Soon after painting two windows and a door for the Hillside Victorian, the lack of consistency among their pediments started to bother me. I bashed the door together and the pediment isn’t exactly the same as on the Houseworks Victorian windows, but it’s very close. However the pediment on the small window (also a Houseworks Victorian window, mind you) is different than the rest and it was sticking out like a sore thumb. I decided to bash one of the full sized windows into a small window, to make it consistent with the others.
The Victorian windows Houseworks sells now come with the window sill detached and the acrylic removable for easier painting. The house came with a bunch of older style windows that don’t have these handy features, but I did have one of the newer styles, so this is what I used. Since the sill was already detached, cutting down the sides was easy. Not wanting to cut too much accidentally, I erred on the side of caution to start.
I used the disc sander to sand the sides down, checking the fit every so often. One of the sides broke off the window in the process but it was a clean break, so not a problem.
Here’s where I made a mistake. I used the original window as a guide for the height, failing to take into account the height of the interior window pane. So I ended up making the sides a tad too short.
To account for this, I sanded the part of the sill that forms the interior base of the window down to almost nothing.
This allows the sill to sit flush against the edges of the window, but leaves a crack between the bottom of the window pane and interior base of the window.
I cut one of the mullion strips that came with the window into a piece of trim to cover the gap. Not perfect, but it’ll do.
And here it is in place. Not bad looking for a Frankenwindow! Since this was originally a double-hung window, there are two interior tracks for window panes, and it would have looked funny to leave one pane out. So I decided to make it a dual-paned window. (Better for the mini heating bills!)
Before moving onto the detail painting, I tackled another window bash. One of the windows needed to be modified to fit on the porch, since the pediment bumped into the curved front part.
Lucky for me, the people I bought the house from had already pried off the pediment and cut it and the bracket to fit in this area. I cleaned up the cut parts a bit with the power sander. I also yanked the side off the window since I wasn’t able to fit the window into the hole with it in tact (the porch railing was getting in the way).
Because this was one of the older style windows, the panes don’t come out. Painting these was not fun, both because I had to carefully tape them (which took forever) and because I had to paint “around” them, sliding them into various positions to get the tracks and the wood around the panes painted. They didn’t slide too well to begin with, and now that they’re painted they’re almost impossible to slide. My teeth were clenched the entire time.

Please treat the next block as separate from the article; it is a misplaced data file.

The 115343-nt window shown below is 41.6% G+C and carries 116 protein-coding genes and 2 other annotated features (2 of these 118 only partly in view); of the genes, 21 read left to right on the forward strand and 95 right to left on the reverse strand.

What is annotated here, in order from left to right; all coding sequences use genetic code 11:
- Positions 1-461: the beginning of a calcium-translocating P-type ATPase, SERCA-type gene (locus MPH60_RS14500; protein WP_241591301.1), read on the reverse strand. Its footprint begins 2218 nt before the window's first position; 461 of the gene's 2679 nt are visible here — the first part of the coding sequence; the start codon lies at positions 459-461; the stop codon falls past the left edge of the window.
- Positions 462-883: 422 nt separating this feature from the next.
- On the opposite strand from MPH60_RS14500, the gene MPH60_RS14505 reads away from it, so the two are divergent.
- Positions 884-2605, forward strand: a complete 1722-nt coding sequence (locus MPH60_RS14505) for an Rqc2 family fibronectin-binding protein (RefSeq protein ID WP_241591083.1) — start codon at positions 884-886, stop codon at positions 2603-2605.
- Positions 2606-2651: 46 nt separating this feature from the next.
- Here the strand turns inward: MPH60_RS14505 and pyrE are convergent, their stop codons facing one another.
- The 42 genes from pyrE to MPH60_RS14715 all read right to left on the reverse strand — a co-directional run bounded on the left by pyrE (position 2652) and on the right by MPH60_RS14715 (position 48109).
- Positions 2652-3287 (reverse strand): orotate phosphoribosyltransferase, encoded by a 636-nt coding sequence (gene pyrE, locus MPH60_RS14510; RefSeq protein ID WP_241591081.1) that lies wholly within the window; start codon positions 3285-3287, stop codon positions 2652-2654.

With that torture out of the way, I moved onto the detail painting for all of the pieces (plus some touch-ups on the sill belonging to the only other window I’ve finished).
Before gluing the small window together, I carefully cleaned the acrylic, since the “dual paned” nature means there will be an area between the two panes that will be unreachable for cleaning. In spite of my best efforts, I think some dust ended up in there.
Then I attempted to clamp the window while it glued, but soon after taking this picture I picked it up and the clamps fell off. It took a few tries (accompanied by mounting frustration), but in the end, I managed to glue it. I think it would have gone together much better if I hadn’t messed up the length and then sanded down the sill to compensate…
And here it is next to the original. Side by side, it’s like one of those “spot the differences” games. I still don’t get why Houseworks bills this as a Victorian window when it clearly doesn’t match…
And here they are in place. Three cheers for consistency! I need to do something about the area where the small window bumps into the gable trim. Also some paint needs to be touched up, including the cut down bracket under the porch… I painted the whole side blue, but now that I’ve seen it in place I realize the bottom part needs to be white.
That’s it for windows for a little while… even though I have six more of the style without the removable acrylic, and they’re not cheap (about $9 a piece), I can’t stand the thought of having to paint them with the panes in place. So I’m going to buy new ones—it’ll be worth it to me to get the job done more easily! I’ll wait for a Miniatures.com 20% sale…